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On the control flow tab, at the bottom you will see Connection managers. Right click and create a new OLEDB Connection to the target database:

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Before I created this, I did create a new empty SQL database:

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Create another connection to the ODATA feed URL using the New Connection > ODATA option:

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Create the ODATA connection to your ODATA tenant:

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Specify an account that has access to the ODATA feed. Notice the Service document location is just the base ProjectData ODATA URL.

Click the All button and change the Microsoft Online Services Authentication to True:

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Test the connection to confirm it is successful then click ok.

Add a Data Flow Task to the control flow:

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Double click the data flow task and you will go to the Data flow tab:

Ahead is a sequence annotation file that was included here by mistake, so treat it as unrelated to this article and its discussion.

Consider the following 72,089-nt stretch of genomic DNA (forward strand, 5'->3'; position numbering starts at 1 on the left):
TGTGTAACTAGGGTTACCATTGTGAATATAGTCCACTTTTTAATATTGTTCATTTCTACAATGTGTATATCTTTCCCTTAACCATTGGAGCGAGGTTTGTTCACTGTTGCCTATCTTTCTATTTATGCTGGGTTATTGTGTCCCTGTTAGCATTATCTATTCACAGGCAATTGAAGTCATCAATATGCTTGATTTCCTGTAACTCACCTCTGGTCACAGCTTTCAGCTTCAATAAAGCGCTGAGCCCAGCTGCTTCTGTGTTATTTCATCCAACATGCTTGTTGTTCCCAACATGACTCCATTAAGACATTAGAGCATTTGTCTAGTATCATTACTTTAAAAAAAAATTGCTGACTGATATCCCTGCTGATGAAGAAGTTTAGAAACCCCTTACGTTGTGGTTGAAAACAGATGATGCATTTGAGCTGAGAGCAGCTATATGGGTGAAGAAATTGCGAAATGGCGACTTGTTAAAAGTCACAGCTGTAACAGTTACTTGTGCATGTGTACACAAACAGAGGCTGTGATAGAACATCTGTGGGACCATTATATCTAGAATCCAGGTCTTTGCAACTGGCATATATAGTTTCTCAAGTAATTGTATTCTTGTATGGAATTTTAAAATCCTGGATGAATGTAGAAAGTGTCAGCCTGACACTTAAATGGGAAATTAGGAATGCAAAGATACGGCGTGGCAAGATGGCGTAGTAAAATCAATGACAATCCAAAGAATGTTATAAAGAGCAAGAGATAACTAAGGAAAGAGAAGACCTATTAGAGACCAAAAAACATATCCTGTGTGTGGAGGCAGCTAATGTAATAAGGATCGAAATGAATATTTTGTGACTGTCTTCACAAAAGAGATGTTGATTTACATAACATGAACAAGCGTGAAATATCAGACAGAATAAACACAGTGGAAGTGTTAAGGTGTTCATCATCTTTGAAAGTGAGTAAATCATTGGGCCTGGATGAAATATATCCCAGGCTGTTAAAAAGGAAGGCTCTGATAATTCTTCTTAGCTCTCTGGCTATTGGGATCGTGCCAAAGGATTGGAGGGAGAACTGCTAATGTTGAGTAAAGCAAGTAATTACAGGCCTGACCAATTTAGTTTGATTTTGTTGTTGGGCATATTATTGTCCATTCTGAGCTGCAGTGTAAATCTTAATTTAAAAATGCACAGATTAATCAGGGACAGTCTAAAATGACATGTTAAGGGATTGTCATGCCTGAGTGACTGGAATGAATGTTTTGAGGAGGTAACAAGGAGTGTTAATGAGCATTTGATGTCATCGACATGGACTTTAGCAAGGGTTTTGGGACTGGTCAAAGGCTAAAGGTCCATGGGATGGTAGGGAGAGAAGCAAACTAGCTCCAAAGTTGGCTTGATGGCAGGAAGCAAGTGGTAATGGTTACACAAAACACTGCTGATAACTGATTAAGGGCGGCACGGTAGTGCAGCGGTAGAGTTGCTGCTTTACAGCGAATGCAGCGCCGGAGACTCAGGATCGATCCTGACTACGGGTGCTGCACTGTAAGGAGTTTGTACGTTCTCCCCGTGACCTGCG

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Drag ODATA source from the toolbox to the data flow sheet:

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Double click the ODATA source to see the properties:

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Complete the details, selecting the ProjectOnlineODATAFeed connection and you will see the Collection property load the collection, in this case it is the tables on the ODATA feed:

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Once loaded you will see the familiar ODATA entities:

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In this example we will only use the Projects feed: